Zack Friedman: You often wear t-shirts and shorts to work. You keep a drum set in your office and have an open door policy. Tell us more about your management style and leadership philosophy. 

Blake Irving: I think the best organizations are super flat, without big hierarchies between the most entry-level jobs and se nior leadership. Everyone should be able to talk to anyone, regardless of their post about how to make things better or discuss what’s broken.


My philosophy for leading is get out in front, set the pace and live the culture you want everyone else to live.

I often say lead from the front — but do it in the mosh pit, not on the stage.

I also believe in giving everyone the benefit of the doubt, at least once — assume good intentions on the part of your colleagues, and bring as many people into the fold as you can.

You can’t over-communicate. And above all, I think a good leader needs to be totally consistent, day in and day out.

Even if everything else is chaos, folks should know exactly what to expect in a measured way. If not, people are left guessing, and that’s never good for getting everyone aligned.


Zack Friedman: You have a clear view into the state of small businesses and entrepreneurship. With the increase in automation, what is the future of work?

Blake Irving: I think independent work will be the future of work itself.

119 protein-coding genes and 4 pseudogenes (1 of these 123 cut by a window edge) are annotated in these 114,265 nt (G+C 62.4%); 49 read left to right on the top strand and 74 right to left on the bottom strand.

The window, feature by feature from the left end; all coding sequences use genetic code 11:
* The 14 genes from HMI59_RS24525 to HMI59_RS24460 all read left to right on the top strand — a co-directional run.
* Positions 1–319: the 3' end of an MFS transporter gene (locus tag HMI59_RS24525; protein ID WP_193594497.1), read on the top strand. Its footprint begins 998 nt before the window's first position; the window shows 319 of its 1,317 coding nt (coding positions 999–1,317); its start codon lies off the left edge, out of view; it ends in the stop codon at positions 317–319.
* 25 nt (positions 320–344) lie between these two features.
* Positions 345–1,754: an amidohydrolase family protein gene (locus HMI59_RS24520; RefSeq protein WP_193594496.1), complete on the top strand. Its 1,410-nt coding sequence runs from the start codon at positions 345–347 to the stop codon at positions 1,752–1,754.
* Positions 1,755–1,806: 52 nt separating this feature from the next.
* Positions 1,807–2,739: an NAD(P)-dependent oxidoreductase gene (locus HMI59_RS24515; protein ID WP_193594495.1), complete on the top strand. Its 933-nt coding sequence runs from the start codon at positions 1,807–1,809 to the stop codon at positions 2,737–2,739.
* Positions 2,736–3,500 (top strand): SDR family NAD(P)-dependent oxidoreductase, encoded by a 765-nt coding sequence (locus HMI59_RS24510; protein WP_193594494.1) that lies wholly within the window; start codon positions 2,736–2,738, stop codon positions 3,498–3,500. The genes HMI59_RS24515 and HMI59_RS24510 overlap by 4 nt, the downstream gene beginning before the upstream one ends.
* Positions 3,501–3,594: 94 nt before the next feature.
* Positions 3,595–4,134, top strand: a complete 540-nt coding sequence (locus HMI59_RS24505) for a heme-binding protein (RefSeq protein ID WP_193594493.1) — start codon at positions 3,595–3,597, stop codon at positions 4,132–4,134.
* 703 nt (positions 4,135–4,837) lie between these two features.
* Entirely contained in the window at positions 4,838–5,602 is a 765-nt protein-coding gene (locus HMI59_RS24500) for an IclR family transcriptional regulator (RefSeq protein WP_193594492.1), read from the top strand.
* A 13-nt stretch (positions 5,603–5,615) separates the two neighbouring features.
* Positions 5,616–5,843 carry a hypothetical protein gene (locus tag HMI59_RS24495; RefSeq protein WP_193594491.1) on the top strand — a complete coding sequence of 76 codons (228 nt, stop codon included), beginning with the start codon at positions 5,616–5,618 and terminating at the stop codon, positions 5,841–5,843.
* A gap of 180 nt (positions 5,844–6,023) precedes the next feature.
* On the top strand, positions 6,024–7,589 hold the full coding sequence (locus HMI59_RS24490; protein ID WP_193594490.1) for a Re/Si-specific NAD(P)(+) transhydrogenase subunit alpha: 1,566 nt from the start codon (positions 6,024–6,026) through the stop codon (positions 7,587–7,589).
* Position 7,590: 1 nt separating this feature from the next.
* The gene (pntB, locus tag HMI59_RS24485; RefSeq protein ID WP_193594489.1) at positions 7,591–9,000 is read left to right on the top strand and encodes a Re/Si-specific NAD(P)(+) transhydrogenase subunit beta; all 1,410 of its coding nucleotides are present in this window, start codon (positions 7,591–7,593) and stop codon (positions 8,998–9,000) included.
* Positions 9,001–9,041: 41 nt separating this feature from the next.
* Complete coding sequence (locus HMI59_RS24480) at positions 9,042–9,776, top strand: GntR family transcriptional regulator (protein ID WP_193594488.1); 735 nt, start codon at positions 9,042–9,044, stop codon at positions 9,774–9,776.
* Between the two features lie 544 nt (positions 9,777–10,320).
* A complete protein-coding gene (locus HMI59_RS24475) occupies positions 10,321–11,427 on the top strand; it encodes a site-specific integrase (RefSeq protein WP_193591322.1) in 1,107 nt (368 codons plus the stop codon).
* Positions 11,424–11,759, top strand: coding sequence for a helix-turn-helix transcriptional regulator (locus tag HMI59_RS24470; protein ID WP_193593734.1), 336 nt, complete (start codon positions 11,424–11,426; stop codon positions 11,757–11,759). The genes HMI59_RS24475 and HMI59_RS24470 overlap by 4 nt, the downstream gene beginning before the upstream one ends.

Enterprises will keep getting bigger, but with fewer and fewer people.

The impulse toward efficiency and earnings growth is a drive that we’re simply not going to shake; and with an increasing ability to automate work, the writing is on the wall for countless millions of jobs.

We will either have a future where there is mass unemployment, or one of mass self-employment. I don’t see a third option.


The good news is that being your own boss tends to be hugely rewarding.  Scary, but rewarding.

The other good news is that people don’t have to scale their businesses into multi-million dollar enterprises. We know — because they’ve told us  — that they just want to make enough to pay the mortgage, buy a new car every few years, send their kids to college, and have a small nest egg to retire on.

The fu ture of business will be much more humble, more community-based and much more individualized.

Zack Friedman: How is Applied Artificial Intelligence (AAI) at the heart of GoDaddy, and how are you using AAI to drive your business?